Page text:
A joint statement from Scottish faith communities, signed by representatives from Christian, Hindu, Jewish, Islamic faiths, declares a "moral responsibility" to address the problem.
Published at the end of Challenge Poverty Week, the show of unity and solidarity from leaders of different religions calls for more action to "tackle the rising tide of poverty."
The message is directed to both the UK and Scottish governments, in addition to local authorities, and states: "It is not right that so many people are trapped in poverty.
"We have a moral responsibility to change this.
"Challenge Poverty Week is a chance to raise our voices and highlight what we can do as a society to loosen the grip of poverty."
The 15 signatories of the statement include the Archbishop Emeritus of the Roman Catholic Church Mario Conti, Glasgow Central Mosque Immam Maulana Habib Ur Rehman Moderator of the Church of Scotland Rev Colin Sinclair, Primus of the Scottish Episcopal Church Revd Mark Strange, Chair of the Scottish Ahlul Bayt Society Shabir Beg; Interfaith representative for the Scottish Council of Jewish Communities Alan Kay and Hindu Priest Acharya Ji Mishra.
Rev Strange said: "I am very aware that across Scotland, many families and individuals are continually living lives of struggle and stress as they find it impossible to reconcile the needs of their children and loved one with the limited resources that they can gather in.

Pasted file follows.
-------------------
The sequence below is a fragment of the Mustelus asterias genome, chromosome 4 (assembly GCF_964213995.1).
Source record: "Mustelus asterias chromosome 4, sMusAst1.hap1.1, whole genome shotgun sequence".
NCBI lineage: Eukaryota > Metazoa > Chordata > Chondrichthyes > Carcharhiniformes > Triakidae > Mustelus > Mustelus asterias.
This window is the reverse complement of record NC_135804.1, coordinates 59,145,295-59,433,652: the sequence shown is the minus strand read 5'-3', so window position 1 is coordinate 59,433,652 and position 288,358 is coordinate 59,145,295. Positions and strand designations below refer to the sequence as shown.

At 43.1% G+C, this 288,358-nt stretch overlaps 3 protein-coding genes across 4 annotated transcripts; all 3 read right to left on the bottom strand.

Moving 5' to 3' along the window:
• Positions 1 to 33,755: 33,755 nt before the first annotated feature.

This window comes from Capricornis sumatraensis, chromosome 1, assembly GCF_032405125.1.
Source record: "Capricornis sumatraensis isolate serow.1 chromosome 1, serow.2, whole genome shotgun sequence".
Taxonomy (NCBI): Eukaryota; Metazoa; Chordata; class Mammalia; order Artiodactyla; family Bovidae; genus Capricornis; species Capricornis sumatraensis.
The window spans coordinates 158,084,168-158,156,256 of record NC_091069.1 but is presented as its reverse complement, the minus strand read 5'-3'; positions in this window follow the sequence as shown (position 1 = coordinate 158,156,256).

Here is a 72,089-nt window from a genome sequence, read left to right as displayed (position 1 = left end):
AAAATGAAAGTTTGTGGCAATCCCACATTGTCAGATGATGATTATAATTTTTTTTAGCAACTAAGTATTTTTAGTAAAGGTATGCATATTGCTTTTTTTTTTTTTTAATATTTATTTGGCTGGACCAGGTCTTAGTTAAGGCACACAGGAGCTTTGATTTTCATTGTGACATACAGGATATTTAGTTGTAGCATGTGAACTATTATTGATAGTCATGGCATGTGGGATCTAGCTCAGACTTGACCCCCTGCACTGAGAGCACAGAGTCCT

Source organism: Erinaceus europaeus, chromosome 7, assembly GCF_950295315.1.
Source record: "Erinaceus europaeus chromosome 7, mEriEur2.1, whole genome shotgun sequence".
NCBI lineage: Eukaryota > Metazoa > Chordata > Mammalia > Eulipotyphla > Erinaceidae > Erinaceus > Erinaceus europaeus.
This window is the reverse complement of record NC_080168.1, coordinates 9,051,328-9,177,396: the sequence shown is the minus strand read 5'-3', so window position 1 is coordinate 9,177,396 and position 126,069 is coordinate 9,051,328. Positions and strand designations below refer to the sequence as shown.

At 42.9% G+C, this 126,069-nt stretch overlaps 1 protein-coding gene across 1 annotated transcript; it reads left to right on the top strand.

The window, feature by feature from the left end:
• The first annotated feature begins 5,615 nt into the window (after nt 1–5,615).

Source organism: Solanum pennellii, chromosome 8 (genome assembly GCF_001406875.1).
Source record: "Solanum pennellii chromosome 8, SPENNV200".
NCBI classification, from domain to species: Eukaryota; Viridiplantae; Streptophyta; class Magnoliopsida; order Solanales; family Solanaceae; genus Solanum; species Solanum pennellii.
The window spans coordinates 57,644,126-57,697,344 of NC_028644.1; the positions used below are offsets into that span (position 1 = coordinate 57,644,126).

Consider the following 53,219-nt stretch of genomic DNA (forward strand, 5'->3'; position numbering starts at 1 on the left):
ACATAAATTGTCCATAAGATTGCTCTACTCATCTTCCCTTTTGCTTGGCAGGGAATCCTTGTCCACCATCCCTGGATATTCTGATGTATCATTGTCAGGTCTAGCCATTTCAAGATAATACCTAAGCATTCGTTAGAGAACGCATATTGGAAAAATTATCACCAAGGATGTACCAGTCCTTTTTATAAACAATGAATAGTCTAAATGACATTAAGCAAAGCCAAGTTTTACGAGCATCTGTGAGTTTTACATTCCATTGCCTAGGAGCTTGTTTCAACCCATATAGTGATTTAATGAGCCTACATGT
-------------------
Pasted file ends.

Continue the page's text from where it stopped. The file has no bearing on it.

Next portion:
"These are people who struggle to find work and those who are working but receive too little income to cover costs, all this in one of the worlds' richest countries.
"We need a more equal society where no one needs to go to bed hungry or to wake fearful of what the day will bring."
Explaining how the Challenge Poverty Week coincided with the 550th anniversary of the birth of Guru Nanak Dev ji - the founder of the Sikh religion - Ravinder Nijjar from the Scottish Sikh Women's Association said: "We remember his legacy of Langar, that is, feeding the poor and the hungry.
"Over 500 years ago he carried out one selfless act. As a young man, the Guru was given twenty rupees by his father to buy goods and sell at a profit.
"On seeing holy men who were hungry, the young Guru used the money to feed and clothe them. This investment according to Guru Nanak Dev Ji was true profit or business, Sacha Saudha.
"Using money to feed and clothe the hungry yields the highest profit."
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